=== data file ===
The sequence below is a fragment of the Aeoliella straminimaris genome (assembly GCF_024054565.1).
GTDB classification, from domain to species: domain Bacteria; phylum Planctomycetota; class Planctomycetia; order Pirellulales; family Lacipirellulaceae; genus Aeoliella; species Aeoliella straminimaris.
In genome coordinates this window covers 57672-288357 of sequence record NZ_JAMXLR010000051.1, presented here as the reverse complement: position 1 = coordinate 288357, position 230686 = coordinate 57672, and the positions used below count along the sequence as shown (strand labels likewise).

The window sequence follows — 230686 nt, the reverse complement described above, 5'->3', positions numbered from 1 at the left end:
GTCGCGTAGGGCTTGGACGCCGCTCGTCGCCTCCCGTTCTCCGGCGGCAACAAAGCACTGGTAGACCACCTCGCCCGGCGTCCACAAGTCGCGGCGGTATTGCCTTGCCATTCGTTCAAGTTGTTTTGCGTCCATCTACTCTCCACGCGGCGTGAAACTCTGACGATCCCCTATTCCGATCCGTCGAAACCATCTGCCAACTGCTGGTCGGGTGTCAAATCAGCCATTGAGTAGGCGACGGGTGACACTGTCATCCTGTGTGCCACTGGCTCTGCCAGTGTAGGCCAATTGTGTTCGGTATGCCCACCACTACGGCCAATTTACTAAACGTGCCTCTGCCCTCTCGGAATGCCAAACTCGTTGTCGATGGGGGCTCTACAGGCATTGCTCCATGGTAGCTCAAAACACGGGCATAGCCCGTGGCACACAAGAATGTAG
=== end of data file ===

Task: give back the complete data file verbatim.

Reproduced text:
The sequence below is a fragment of the Aeoliella straminimaris genome (assembly GCF_024054565.1).
GTDB classification, from domain to species: domain Bacteria; phylum Planctomycetota; class Planctomycetia; order Pirellulales; family Lacipirellulaceae; genus Aeoliella; species Aeoliella straminimaris.
In genome coordinates this window covers 57672-288357 of sequence record NZ_JAMXLR010000051.1, presented here as the reverse complement: position 1 = coordinate 288357, position 230686 = coordinate 57672, and the positions used below count along the sequence as shown (strand labels likewise).

The window sequence follows — 230686 nt, the reverse complement described above, 5'->3', positions numbered from 1 at the left end:
GTCGCGTAGGGCTTGGACGCCGCTCGTCGCCTCCCGTTCTCCGGCGGCAACAAAGCACTGGTAGACCACCTCGCCCGGCGTCCACAAGTCGCGGCGGTATTGCCTTGCCATTCGTTCAAGTTGTTTTGCGTCCATCTACTCTCCACGCGGCGTGAAACTCTGACGATCCCCTATTCCGATCCGTCGAAACCATCTGCCAACTGCTGGTCGGGTGTCAAATCAGCCATTGAGTAGGCGACGGGTGACACTGTCATCCTGTGTGCCACTGGCTCTGCCAGTGTAGGCCAATTGTGTTCGGTATGCCCACCACTACGGCCAATTTACTAAACGTGCCTCTGCCCTCTCGGAATGCCAAACTCGTTGTCGATGGGGGCTCTACAGGCATTGCTCCATGGTAGCTCAAAACACGGGCATAGCCCGTGGCACACAAGAATGTAG